What I’ve been able to find out about the necessity of the court case against &Beyond is that there should be no ambiguity over who owns the land when the leasing contract is up for renewal in 2014. Some say the letter about the title deed and the corridor plans are more urgent issues and this court case could have waited, while others say that the land leased by &Beyond must be sorted well in time before the re-negotiation of the contract, since there’s a serious issue with the title deed being in the name of Tanzania Cattle Products that sold the land to &Beyond that handed it back to the village and got a lease agreement after president Mkapa spoke up publicly against the deal with Tanzania Cattle Products. The Ololosokwan people that I have talked with say that the court case was not at all a shock for &Beyond that were informed from the beginning that this was necessary. The villagers do not want to lease out such a big piece of land (a huge 24,700 acres) in the future, but &Beyond want this arrangement to continue, so there is a conflict. There is also a disagreement about if the lease agreement allows grazing on the land or not, with the manager of Klein’s arguing against any livestock at all on the concession while the villagers claim the agreement is to just avoid the area closest to the lodge. The fact that &Beyond have several times stated that they are not interested in ownership of land makes it possible to think of renewal of the contract when the time is up. There is however a big worry that &Beyond, like most tour operators, would prefer not to deal with Maasai landlords and the handling of the TIC certificate does not inspire trust. Ward Councillor Yannick Ndoinyo told me, “We will negotiate the new lease agreement based on our current needs and our priority is to maximize benefits from this venture: grazing, fees, employment, etc. Land ownership is not a factor to negotiate.”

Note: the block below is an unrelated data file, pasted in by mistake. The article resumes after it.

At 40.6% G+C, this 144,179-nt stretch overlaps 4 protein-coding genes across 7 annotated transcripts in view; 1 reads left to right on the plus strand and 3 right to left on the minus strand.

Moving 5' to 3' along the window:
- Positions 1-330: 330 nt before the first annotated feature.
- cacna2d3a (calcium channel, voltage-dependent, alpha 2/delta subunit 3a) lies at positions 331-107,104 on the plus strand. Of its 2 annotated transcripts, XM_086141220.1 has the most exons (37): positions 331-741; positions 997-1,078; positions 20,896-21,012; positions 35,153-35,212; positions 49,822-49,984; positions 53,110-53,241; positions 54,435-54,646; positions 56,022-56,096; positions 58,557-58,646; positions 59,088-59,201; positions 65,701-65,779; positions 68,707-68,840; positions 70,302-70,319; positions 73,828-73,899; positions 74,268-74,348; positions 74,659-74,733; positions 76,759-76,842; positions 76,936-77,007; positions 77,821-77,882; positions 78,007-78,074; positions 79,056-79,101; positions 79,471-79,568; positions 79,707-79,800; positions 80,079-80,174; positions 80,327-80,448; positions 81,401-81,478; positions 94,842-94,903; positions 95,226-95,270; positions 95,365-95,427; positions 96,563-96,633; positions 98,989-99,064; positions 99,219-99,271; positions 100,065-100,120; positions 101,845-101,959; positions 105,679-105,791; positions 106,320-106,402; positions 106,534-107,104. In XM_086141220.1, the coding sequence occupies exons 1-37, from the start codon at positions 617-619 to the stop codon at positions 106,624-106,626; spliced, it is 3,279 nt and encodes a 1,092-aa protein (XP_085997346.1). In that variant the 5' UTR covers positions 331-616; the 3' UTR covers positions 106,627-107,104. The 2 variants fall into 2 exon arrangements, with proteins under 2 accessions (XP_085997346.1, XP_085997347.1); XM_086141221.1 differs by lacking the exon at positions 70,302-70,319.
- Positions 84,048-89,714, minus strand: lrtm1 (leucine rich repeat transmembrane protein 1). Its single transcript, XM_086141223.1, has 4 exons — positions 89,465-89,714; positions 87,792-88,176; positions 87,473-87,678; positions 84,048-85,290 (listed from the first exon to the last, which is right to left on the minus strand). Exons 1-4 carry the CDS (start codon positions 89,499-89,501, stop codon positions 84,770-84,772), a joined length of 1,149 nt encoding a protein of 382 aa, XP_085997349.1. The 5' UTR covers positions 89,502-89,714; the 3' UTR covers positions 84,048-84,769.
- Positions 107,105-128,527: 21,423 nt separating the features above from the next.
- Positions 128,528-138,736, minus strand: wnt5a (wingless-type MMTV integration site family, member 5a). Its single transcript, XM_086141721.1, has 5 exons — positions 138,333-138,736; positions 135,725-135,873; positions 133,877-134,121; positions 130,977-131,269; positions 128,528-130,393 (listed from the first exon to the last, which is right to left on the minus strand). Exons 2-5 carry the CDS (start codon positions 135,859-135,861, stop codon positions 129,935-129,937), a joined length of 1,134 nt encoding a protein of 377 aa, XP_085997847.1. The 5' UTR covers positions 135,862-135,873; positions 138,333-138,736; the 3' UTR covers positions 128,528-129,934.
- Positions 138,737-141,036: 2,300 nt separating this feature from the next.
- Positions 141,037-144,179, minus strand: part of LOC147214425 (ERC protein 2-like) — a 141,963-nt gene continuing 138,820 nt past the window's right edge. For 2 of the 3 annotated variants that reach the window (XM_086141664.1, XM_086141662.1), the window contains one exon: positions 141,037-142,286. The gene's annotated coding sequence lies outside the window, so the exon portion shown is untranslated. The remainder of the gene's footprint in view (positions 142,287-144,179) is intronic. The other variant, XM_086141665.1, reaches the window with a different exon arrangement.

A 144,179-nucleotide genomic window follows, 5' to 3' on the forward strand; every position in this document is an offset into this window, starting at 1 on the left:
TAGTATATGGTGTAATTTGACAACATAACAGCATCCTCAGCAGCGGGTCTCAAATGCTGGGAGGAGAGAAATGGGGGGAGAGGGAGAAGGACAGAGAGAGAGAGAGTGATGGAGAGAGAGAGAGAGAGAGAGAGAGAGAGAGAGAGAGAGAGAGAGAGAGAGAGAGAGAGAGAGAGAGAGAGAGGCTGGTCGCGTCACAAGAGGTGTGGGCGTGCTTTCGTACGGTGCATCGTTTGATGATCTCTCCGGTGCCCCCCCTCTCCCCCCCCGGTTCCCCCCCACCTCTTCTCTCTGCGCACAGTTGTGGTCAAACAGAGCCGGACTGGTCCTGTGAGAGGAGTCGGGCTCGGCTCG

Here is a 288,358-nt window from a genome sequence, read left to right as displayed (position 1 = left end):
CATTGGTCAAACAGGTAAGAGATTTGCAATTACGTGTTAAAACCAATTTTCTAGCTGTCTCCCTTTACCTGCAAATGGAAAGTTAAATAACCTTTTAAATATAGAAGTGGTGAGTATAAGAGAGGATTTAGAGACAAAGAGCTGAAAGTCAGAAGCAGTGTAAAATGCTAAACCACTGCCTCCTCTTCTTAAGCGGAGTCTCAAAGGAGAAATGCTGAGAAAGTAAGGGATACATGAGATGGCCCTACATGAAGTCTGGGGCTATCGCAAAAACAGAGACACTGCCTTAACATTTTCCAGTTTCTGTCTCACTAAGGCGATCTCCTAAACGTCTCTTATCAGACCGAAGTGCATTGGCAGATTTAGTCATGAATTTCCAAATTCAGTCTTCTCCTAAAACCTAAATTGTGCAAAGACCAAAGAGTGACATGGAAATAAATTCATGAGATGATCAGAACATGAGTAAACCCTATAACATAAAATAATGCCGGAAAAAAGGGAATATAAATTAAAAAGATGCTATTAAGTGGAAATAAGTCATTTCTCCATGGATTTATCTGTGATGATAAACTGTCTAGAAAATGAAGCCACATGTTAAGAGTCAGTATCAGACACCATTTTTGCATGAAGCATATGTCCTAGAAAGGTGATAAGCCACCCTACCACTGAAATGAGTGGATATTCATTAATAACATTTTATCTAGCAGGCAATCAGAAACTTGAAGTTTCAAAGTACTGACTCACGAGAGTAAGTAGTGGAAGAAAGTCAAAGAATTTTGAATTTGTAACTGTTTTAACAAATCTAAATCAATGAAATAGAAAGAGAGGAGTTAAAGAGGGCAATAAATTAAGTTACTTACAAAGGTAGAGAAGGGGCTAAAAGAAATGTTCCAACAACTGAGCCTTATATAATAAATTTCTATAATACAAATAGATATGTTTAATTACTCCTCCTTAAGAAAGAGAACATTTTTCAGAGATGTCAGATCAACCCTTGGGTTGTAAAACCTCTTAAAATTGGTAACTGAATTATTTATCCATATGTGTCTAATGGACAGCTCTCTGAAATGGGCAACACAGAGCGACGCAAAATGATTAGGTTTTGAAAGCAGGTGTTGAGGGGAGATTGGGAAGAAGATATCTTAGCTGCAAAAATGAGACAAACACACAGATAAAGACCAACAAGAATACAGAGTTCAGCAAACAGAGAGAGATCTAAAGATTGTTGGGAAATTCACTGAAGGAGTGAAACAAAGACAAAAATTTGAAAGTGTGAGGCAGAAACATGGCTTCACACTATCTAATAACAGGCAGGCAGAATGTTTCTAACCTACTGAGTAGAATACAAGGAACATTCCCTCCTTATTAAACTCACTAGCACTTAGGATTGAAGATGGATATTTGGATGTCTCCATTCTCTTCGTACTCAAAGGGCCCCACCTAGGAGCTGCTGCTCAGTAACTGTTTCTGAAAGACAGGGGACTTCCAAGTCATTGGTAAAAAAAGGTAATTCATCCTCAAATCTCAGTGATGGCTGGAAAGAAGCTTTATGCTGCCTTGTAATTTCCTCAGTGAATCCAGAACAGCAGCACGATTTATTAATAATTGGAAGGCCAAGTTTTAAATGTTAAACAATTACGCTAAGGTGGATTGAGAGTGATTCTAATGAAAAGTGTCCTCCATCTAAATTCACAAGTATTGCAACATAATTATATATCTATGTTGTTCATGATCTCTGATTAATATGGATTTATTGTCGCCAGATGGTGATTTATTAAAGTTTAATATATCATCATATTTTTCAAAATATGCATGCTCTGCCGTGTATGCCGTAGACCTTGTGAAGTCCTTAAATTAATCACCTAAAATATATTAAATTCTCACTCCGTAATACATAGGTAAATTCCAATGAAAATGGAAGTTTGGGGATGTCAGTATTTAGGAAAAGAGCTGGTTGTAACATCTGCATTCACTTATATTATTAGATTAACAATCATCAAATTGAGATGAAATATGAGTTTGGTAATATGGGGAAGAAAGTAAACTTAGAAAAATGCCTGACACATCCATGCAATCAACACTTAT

We also made a visit, as interested tourists, to Unique Safaris’ Buffalo Luxury Camp. There’s almost no information at all about this camp, but it appears to be a nasty little case of a tourism operator wanting to be the owner of Maasai land. The manager showed us around the luxurious tents and the shop with pictures of the local women craftsmakers. There was livestock everywhere and calves hanging around in the bar area. In Swahili the manager explained that the government was going to help them get rid of the livestock. After this visit I’ve got a bit more of the picture. Safaris East Africa were given 148 acres in the 1980s – I don’t know why or how – but took 697. The village took the case to court and two brothers – Ally and Husseini – appeared claiming to represent their father Jubilate Munis whom the land had been given to. In 2007 they were chased away, but the ward councillor at the time fought hard to ensure the brothers would get the 148 acres claiming that they were his friends and that’s how the issue was resolved. Ally is reportedly married to one of the daughters of ex-president Mwinyi. Now they conduct their game drives on the land leased to &Beyond with the illegal permission by the government. For construction they collected gravel, sand and stones from the village, which they still haven’t paid for and they have a water pipe on village land without permission. Even worse, they have been known to charge fines from any person with cows crossing into their land. On their Buffalo Luxury Camp website Unique Safaris express support for the “wildlife corridor” even though they get all the terminology wrong.